2017 02 19 Newsletter

2017 02 19 Newsletter

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2017 02 12 Newsletter

2017 02 12 Newsletter

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Founded on faith in Mary

The parish church of Enniskeane and Desertserges was the dream of Father Daniel Coveney who was parish priest in the parish from 1867 until his death in 1877. Fr Coveney grew up in Tracton Abbey Parish and studied for the priesthood at the Irish College in Rome. He was ordained there in 1839 so he returned to serve in Ireland as a priest in what was to be the most difficult time in Irish history — the Great Famine was about to unfold its devastation on the land and its people.

When Fr. Coveney came to Enniskeane, the people went to Mass in a chapel which stood just north of Enniskeane on the right of the road going up to Gurteenroe. This chapel was probably built in the late 1700s and was by then in disrepair. Fr Coveney persuaded the then Duke of Devonshire to donate land for the new church. He donated 17 acres which were intended to accommodate the church, a presbytery, stable, and grazing for the priest’s horse. The Duke also contributed a generous donation of £250 towards the cost of the building.

Fr Coveney entrusted the design of the church to Richard Evans of Cork. Evan had just completed building a church for Crosshaven parish (near Fr. Coveney’s native parish). History doesn’t record who the builders were but, in all probability, it was built under the oversight of Evan by local labour. The stone was drawn by horse and cart from a “nearby quarry”.

On Sunday, May 7th, 1871, the foundation stone of the new church was laid and blessed by Bishop of Cork, Dr William Delany. This stone is on the external wall of the church — behind the altar.

Foundation stone of Enniskeane Church

The inscription on the stone is in Latin and it echoes two aspects of Fr Coveney’s life. His experience in Rome and his devotion to Our Lady. It reads: Continue reading

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2017 02 05 Newsletter

2017 02 05 Newsletter

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Ah, that’s brass!

It’s good to give thanks! That’s not original because the bible and the Christian tradition are peppered with this motif. But we don’t always heed it.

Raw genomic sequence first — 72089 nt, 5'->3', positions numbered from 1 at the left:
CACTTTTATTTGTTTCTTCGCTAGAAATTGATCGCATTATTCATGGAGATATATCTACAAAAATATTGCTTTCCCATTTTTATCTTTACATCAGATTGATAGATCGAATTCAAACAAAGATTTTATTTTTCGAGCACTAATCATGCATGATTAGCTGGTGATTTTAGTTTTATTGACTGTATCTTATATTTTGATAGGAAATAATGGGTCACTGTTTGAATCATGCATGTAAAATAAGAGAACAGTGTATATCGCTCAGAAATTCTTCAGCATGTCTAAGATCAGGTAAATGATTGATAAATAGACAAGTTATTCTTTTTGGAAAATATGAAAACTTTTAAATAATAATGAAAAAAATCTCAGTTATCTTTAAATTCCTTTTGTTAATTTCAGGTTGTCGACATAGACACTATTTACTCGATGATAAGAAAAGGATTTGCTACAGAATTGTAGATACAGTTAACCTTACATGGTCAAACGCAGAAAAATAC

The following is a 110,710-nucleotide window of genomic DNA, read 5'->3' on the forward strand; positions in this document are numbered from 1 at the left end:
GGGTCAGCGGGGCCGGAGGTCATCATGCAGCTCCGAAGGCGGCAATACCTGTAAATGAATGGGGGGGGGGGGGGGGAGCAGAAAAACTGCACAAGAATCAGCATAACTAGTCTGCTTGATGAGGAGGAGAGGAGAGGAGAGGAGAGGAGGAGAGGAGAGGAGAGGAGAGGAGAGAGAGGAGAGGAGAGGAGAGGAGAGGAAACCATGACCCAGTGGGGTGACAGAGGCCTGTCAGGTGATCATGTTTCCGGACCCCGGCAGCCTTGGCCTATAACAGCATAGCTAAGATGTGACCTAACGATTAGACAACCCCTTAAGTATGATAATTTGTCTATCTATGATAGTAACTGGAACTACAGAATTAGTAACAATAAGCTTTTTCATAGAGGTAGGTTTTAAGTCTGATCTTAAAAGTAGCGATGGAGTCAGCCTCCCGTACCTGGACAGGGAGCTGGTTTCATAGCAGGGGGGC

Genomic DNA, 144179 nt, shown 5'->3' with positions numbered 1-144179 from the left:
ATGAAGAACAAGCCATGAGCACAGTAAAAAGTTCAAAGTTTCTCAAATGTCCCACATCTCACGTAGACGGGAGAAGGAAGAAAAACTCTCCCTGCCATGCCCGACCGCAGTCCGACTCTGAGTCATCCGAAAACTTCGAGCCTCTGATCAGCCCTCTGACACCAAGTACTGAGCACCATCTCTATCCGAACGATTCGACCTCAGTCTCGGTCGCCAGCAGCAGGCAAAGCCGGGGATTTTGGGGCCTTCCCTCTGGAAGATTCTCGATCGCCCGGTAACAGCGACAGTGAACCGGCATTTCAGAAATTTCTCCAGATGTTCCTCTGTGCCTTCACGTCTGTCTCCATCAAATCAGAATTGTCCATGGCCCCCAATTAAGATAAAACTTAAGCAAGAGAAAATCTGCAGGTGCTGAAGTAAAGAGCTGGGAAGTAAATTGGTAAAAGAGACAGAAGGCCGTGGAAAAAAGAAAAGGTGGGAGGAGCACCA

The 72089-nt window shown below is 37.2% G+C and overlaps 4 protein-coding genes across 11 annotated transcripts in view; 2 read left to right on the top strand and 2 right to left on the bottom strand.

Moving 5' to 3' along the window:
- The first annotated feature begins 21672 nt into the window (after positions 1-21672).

A few days ago I collected from a craftsman in Cork city a Missal Stand belong to our parish which I had left in to be repaired several months ago – indicating that there was no hurry with it. [A missal stand is used to support the missal on the altar, ie the book which contains all the prayers for each Mass.] It is a good few years since it was used. It had been put to one side because it was damaged as a result of a bad fall which snapped off the ledge that supports the book.

It was repaired by what is now the only form in Cork working with brass. Murphy & Quinlan is based off Douglas Street in the heart of the South Parish and John and Barry have kept alive a craft which was once practised by up to four firms in Cork. John is lamenting the fact that when they retire, it will probably mean the end of this great skill in Cork.

But back to our missal stand. John did a lovely job of cleaning it, polishing it, replacing the ledge for the missal and then lacquering it – making look as new. He commented, in passing, that it must be very hold. I asked him if he thought the beautiful shapes and engraving were cut out of the brass plates. He said, no, the main part was hot moulded — probably in the 1800s when they had no electric tools — and then the ornamentation was engraved on the other side by hand.

This gave me a renewed appreciation of the beautiful workmanship that created this stand, the time it took to make it, and the spirit in the hearts of the people who made it, commissioned it, polished it down through the years and all the people who prayed near it — as well as all my former colleague priests who have offered Mass beside it.

The engraved face of the Missal Stand at Enniskeane Church

I used it at Mass in Enniskeane Church again today. I also prayed a prayer of thanks for all the people who have helped maintain and adorn our churches through the ages in praise of God. I also gave thanks for the gift of the craftspeople who help us to see that God is beauty.

The reverse of the missal stand

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2017 01 29 Newsletter

2017 01 29 Newsletter

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